Fifty three years ago next month a boy on a push bike held the fate of the world in his hands. His job was to carry a message from the Soviet Embassy in Washington DC to the local Western Union office. From there it was sent by telegram to Moscow.
In that message was the information that ended the Cuban Missile Crisis. And it was delivered by a boy on a bicycle. Seven years later ARPANET was created – the technical core of what we now call the Internet.
I love this story because it shows how fast things can change. From push bikes to the beginnings of the digital age in seven years. The same sort of thing happened to Australian politics last week. We’ve suddenly switched from a push bike Prime Minister to a digital PM.
I know both Bill Shorten and Malcolm Turnbull pretty well. One is my boss. The other has been my opposite number for the last two years. They are very different people. But both of them get this. Both of them understand how important the digital transformation of our economy is, and both are working on ideas to make the most of it.
This creates a great opportunity. Think about this, our digital economy is already growing twice as fast as the rest of our economy. If it was classified as an industry it would be larger than our agriculture, transport and retail industries.
It is also turning our economy upside down. Forty percent of the jobs we do today will disappear in the next decade and will be done in the future by machines. Most of the jobs that will be created in the next decade will require STEM skills. And most of those jobs will be in companies that don’t exist today. These are big challenges. The countries that get this and adapt the quickest and the best will be the ones that succeed in the 21st century.
Until now though, this has been a boutique debate. The big economic debates in Australia have been all about tax, fiscal policy and industrial relations. Digital transformation has been on the sidelines. Maybe that’s because some people think it is a bit too complicated, or something only hipsters or hackers or nerds are interested in. Well that’s about to change.
Paul Keating said in the 1990s that every parrot in a pet shop was squawking about micro-economic reform. There was a reason for that. He was doing it. And he was talking about it. He made it the centre of his plan to remake the Australian economy and make us globally competitive. A quarter of a century later we need to apply the same focus and determination to the digital transformation of our economy as Keating did to micro-economic reform.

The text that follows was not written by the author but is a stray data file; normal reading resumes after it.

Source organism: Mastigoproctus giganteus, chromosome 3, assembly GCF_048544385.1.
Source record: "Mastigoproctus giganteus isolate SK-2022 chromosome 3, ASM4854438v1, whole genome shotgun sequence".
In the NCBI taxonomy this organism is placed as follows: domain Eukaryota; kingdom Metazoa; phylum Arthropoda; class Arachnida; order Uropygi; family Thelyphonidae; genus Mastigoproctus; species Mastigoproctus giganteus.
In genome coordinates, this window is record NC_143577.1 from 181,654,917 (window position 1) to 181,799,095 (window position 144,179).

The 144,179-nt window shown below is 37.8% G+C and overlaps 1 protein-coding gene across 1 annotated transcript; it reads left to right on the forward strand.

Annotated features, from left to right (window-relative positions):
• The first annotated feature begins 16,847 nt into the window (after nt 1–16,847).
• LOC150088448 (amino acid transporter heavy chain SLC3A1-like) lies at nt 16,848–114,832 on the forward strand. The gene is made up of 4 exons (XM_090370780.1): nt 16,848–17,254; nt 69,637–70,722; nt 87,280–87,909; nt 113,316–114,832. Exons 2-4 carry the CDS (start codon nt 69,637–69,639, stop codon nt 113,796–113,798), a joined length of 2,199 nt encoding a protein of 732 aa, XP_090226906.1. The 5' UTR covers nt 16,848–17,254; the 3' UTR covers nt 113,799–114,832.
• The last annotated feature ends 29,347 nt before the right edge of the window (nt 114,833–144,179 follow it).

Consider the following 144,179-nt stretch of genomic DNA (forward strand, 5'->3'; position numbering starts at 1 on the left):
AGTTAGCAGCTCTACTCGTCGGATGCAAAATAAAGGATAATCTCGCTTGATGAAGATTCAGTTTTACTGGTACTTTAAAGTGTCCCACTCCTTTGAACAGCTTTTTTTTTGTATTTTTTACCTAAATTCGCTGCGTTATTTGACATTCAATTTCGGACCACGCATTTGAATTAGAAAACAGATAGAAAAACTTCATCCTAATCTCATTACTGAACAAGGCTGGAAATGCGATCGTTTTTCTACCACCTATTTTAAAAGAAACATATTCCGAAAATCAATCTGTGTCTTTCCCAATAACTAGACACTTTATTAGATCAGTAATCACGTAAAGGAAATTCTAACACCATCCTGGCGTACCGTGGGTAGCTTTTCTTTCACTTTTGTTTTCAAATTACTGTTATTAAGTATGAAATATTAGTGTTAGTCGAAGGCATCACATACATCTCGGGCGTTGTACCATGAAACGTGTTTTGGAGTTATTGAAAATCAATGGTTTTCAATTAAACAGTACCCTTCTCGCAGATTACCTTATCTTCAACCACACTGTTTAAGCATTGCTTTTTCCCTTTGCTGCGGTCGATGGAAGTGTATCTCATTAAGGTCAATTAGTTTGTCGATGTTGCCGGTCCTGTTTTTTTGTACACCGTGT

That means 1. building the digital infrastructure we need; 2. building the digital skills we need; 3. making it easier for start-ups to get access to capital; 4. changing our laws to ensure they suit the digital age; 5. changing the way we use the massive amounts of data created every day; and 6. changing the culture in Australia that doesn’t really encourage smart young people to become entrepreneurs and take risks.
This is not a boutique debate. It’s the main game and it should be at the centre of the economic debate in Australia. It is just as important to making Australia globally competitive in the 21st century as Keating’s reforms were in the late 20th century.
Now suddenly we have two leaders – Shorten and Turnbull – who understand this. We need to seize this opportunity.
Turnbull has been talking for a long time about crowd-sourced equity funding. We are working with the government on it. If he has other ideas we will work with him on them as well.
Shorten has also proposed a number of big reforms – teaching coding to all primary school kids, STEM teacher training to address the lack of qualified teachers, and a half a billion dollar co-investment fund to support Australian start-ups.
Yesterday he announced a few more – A national digital workforce plan, HECs type loans for students who set up a start-up business in a university run incubator, entrepreneur visas to encourage people with great business ideas to set up in Australia, graduate entrepreneur visas to encourage people who have studied in Australia to stay and set up businesses here and work with superfunds to create incentives for them to invest in Australian start-ups. There is more to come.
The digital transformation of our economy requires us to work together – Labor and Liberal. That wasn’t possible under Tony Abbott. His response to everything we suggested was “no”. We now have a new PM and a new opportunity. Neither party has all the answers, but both leaders have the vision. If we work together we can make it happen.
This piece originally appeared in The Australian Financial Review on Friday, 25 September 2015.
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